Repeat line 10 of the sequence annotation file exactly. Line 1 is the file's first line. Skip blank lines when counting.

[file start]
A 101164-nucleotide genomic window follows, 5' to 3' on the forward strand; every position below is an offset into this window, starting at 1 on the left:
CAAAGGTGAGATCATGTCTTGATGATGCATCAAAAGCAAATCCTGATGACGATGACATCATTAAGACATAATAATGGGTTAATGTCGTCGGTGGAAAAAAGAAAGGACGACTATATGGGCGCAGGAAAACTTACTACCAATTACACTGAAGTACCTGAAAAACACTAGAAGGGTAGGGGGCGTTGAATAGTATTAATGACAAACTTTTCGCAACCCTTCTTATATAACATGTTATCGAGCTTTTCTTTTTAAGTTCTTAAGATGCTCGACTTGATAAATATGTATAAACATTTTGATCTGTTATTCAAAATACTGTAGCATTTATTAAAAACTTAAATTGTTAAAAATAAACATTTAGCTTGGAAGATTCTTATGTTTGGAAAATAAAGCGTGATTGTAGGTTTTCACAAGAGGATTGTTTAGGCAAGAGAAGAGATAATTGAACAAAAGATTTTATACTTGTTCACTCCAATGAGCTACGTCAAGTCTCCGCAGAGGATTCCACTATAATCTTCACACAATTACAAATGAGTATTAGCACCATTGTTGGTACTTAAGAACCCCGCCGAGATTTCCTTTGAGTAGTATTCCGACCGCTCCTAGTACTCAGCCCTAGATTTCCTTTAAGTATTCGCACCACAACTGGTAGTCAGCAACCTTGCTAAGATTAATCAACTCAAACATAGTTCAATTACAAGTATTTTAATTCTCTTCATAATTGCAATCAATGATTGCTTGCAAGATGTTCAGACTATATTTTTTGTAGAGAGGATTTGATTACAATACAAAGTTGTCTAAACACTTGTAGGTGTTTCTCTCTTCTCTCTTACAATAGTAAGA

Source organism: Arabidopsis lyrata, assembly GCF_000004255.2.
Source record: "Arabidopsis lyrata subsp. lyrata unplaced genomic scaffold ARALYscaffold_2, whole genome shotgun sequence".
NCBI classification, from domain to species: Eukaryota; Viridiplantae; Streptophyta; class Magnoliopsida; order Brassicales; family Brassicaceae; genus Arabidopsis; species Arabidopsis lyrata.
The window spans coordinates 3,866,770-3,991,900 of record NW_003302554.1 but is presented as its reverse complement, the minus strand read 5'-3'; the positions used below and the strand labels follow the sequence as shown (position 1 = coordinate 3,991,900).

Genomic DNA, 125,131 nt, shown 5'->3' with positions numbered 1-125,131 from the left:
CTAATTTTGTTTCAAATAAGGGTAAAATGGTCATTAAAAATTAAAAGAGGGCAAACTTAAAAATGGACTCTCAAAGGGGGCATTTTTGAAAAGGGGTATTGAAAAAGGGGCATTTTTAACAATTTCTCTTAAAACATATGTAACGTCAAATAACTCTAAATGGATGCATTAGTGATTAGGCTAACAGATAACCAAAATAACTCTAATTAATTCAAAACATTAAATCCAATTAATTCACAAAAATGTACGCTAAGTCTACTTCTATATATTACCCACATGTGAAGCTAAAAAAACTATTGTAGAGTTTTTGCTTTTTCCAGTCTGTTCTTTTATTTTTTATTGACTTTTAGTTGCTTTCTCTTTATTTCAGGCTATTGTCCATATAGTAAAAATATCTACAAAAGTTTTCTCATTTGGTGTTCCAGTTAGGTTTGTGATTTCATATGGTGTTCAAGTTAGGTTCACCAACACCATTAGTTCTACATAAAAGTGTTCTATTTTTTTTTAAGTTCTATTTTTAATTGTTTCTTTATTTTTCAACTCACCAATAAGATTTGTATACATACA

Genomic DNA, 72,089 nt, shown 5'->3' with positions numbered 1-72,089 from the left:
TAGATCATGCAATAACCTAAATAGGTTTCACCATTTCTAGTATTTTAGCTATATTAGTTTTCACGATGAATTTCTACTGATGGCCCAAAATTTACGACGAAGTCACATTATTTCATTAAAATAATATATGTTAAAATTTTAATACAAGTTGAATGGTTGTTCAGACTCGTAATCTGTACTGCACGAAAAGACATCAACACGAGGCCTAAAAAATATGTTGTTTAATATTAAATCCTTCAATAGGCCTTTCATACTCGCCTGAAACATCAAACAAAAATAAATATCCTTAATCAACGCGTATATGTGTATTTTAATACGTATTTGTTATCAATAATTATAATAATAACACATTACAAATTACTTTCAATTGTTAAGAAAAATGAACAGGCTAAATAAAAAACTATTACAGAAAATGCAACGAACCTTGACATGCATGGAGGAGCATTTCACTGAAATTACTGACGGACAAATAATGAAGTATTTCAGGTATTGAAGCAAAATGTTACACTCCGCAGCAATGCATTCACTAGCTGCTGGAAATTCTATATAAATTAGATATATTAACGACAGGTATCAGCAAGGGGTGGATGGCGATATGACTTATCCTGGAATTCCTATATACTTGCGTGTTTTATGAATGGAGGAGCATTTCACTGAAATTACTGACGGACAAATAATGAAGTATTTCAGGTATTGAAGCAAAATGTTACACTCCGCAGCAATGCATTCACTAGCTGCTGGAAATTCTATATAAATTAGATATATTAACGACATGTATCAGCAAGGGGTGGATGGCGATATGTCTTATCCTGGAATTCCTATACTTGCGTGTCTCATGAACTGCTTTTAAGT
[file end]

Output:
TAGATCATGCAATAACCTAAATAGGTTTCACCATTTCTAGTATTTTAGCTATATTAGTTTTCACGATGAATTTCTACTGATGGCCCAAAATTTACGACGAAGTCACATTATTTCATTAAAATAATATATGTTAAAATTTTAATACAAGTTGAATGGTTGTTCAGACTCGTAATCTGTACTGCACGAAAAGACATCAACACGAGGCCTAAAAAATATGTTGTTTAATATTAAATCCTTCAATAGGCCTTTCATACTCGCCTGAAACATCAAACAAAAATAAATATCCTTAATCAACGCGTATATGTGTATTTTAATACGTATTTGTTATCAATAATTATAATAATAACACATTACAAATTACTTTCAATTGTTAAGAAAAATGAACAGGCTAAATAAAAAACTATTACAGAAAATGCAACGAACCTTGACATGCATGGAGGAGCATTTCACTGAAATTACTGACGGACAAATAATGAAGTATTTCAGGTATTGAAGCAAAATGTTACACTCCGCAGCAATGCATTCACTAGCTGCTGGAAATTCTATATAAATTAGATATATTAACGACAGGTATCAGCAAGGGGTGGATGGCGATATGACTTATCCTGGAATTCCTATATACTTGCGTGTTTTATGAATGGAGGAGCATTTCACTGAAATTACTGACGGACAAATAATGAAGTATTTCAGGTATTGAAGCAAAATGTTACACTCCGCAGCAATGCATTCACTAGCTGCTGGAAATTCTATATAAATTAGATATATTAACGACATGTATCAGCAAGGGGTGGATGGCGATATGTCTTATCCTGGAATTCCTATACTTGCGTGTCTCATGAACTGCTTTTAAGT